Monzo Flex is built into the Monzo banking app, so it can be managed alongside your other finances.
There are two ways to flex a payment with Monzo Flex. You can either make the transaction with your main Monzo debit card and flex it in the app up to 2 weeks later — you’ll see a little blue symbol next to eligible transactions if you can flex it.
Alternatively, you can get a virtual or physical card just for Flex. This means you can enter your details online or use the card in store to use it like you would a credit card. This automatically splits the payments.
By default it will split the payment over 6 months. I think this is a small downside of the card, as it adds interest to the purchase. Monzo would do well to default the payments to 3 months to keep them interest free. You can jump in and change the payments anytime, as well as pay early. You’ll be prompted to choose a timeframe within 24 hours of the transaction.
Inside the app, you can see how much interest you’ll pay and what your next payment will be. This lets you handle your upcoming payments and helps keep track of how much you owe, but it can be a little confusing if you have a number of transactions to manage at once.
When spending with the card abroad, won’t be charged additional fees. Monzo also won’t charge a premium on the Mastercard exchange rate. Don’t use it at an ATM abroad or in the UK, as you may be charged extra fees and you won’t do your credit report any favours.
Issues we faced with Monzo Flex
One of the major issues I faced with Monzo Flex was that you can flex really small payments. Of course, you wouldn’t typically stick a £2 transaction on a credit card, but somehow I managed to do so accidentally. Let me explain.
I was recently a victim of card cloning on my main account, having noticed a few odd transactions that I didn’t carry out. Monzo dealt with the issue brilliantly, but it resulted in new cards being sent out, confusing my Google Pay app.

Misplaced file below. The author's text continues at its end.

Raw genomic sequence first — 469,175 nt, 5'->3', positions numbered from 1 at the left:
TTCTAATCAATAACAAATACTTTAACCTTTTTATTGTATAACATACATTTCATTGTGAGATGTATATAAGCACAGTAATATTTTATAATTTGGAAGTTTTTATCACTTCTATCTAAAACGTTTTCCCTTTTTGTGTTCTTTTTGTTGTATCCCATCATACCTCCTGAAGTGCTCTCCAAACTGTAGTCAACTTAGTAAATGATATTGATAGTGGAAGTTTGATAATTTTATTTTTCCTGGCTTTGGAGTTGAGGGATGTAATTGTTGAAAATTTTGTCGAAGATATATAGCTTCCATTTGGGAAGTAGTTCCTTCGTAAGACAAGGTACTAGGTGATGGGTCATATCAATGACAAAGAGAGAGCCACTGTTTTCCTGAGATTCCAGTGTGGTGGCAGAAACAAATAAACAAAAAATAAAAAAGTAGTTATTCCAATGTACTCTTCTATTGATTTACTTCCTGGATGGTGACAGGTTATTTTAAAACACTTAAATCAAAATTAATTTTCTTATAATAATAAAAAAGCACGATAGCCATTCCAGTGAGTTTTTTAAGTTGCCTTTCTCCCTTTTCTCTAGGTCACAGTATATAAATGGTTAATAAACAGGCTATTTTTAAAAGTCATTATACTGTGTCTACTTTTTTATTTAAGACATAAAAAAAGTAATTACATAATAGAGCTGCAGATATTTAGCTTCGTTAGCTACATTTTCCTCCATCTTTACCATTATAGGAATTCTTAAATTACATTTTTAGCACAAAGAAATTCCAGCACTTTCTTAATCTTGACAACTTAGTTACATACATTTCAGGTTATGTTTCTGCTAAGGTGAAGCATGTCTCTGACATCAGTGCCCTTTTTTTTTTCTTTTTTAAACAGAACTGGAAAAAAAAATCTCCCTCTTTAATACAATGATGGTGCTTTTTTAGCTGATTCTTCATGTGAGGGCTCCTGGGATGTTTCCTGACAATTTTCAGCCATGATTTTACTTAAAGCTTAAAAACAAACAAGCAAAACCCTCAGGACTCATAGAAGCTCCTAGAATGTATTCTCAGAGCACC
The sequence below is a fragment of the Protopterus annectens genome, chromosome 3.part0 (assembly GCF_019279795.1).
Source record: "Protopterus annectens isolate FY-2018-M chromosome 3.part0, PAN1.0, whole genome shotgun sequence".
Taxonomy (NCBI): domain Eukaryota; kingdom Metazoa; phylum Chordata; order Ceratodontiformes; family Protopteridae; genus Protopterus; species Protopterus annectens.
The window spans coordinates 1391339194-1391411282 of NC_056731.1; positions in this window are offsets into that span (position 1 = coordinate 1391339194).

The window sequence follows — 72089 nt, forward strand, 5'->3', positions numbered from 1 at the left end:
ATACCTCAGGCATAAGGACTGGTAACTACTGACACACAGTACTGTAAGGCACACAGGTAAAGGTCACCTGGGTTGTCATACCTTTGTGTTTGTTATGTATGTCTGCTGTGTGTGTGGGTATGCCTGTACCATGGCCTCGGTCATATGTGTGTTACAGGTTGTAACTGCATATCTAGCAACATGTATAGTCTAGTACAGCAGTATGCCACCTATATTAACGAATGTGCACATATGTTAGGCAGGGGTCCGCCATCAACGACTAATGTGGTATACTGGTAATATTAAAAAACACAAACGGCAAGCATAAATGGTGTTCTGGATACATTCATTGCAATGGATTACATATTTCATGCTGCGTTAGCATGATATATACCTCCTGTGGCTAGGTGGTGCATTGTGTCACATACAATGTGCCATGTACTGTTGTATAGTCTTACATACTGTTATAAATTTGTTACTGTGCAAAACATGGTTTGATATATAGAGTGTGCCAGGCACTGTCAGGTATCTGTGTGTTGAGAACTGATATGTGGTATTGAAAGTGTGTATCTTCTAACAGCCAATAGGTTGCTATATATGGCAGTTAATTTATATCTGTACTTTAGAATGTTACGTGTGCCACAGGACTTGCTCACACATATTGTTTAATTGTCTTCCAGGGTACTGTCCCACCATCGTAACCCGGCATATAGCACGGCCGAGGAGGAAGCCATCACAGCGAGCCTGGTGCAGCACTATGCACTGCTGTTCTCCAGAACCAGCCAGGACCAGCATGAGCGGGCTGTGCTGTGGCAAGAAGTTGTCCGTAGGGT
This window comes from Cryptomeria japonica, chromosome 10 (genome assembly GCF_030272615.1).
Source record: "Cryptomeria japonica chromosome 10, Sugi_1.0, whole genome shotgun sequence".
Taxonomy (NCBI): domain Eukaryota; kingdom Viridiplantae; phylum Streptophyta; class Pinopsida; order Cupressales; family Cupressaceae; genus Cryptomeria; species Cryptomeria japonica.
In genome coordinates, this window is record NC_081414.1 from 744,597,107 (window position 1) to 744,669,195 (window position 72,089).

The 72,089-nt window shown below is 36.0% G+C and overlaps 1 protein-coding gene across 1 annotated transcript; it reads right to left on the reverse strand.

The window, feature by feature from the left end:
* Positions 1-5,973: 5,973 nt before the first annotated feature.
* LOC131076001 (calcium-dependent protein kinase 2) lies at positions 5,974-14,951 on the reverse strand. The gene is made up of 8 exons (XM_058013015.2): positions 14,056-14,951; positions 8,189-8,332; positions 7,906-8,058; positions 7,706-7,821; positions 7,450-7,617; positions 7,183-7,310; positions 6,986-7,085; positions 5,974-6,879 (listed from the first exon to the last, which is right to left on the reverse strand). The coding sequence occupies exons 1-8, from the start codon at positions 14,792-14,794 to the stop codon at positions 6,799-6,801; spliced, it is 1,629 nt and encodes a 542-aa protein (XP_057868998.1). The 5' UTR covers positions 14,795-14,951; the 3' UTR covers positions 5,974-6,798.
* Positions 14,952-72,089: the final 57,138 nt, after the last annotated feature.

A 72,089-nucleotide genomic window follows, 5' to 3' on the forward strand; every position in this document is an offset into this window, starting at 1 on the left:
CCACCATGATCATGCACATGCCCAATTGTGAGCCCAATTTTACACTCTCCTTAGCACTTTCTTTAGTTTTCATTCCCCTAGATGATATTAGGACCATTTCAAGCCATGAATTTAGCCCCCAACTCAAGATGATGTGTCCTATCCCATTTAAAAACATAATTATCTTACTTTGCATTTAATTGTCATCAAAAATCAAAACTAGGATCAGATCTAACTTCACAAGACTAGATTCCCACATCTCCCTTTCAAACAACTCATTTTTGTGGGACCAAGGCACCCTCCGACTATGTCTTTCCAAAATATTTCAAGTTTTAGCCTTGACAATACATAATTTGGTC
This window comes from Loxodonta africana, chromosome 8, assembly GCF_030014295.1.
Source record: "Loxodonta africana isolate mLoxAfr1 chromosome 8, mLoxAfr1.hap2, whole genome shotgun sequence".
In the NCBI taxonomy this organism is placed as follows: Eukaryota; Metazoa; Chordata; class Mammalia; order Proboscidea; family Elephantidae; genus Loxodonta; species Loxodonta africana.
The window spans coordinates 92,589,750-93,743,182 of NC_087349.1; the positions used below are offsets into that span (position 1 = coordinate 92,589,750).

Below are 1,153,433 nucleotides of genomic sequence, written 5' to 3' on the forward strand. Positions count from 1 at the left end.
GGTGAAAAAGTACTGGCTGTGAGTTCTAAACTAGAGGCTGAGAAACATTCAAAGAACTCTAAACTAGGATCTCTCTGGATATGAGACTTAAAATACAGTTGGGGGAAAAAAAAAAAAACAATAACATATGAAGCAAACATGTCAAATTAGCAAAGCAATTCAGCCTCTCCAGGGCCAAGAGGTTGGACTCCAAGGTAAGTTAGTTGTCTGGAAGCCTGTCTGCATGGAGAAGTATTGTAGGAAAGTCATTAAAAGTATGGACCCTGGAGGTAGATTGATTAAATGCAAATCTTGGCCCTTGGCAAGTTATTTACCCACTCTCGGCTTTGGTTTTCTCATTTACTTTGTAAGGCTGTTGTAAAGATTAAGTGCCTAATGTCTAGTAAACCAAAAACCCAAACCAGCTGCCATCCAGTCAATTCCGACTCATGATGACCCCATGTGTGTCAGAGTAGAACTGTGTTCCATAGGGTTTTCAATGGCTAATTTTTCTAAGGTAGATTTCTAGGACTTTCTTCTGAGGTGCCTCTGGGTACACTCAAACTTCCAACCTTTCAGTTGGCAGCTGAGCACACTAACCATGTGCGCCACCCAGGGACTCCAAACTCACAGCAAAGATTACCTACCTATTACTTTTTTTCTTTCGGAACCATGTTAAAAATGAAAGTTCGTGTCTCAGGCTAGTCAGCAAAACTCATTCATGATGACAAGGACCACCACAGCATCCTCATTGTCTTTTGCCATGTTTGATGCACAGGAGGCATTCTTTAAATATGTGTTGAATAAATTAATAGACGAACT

As a result, I spent several weeks with my flex card as my default card in Google Pay, accidentally flexing everything from a £1.70 parking fee to a £2 transaction at the IKEA cafe. The good thing is, I was able to go into the app and pay these off right away, but I had a very disorganised set of finances for a little while!
Will I get Section 75 protection with Monzo Flex?
Unlike most other BNPL providers, you can get Section 75 protection if you use your Monzo Flex card (or virtual card). You won’t for transactions that you make on your debit card and flex later through the app.
You’ll only be covered if you bought goods or services valued between £100 and £30,000 and you don’t pay through a third party or agent, such as a travel agent or a marketplace platform.
You only have to pay part of the total purchase on your credit card, so even just paying £1 on your credit card and the rest on your debit card gets you covered for the whole purchase.
What is Section 75?
Section 75 is a part of the Consumer Credit Act that means that if something goes wrong with your purchase, such as a fault or it not being delivered, both the credit provider (in this case, Monzo) and the retailer are responsible.
You’d therefore be able to contact your credit provider and make a claim for a refund if you’re struggling to get one with the retailer.
There are some drawbacks, so read our whole guide on Section 75 to make sure you’ll be covered if you have something specific in mind.
Does Monzo Flex impact your credit score?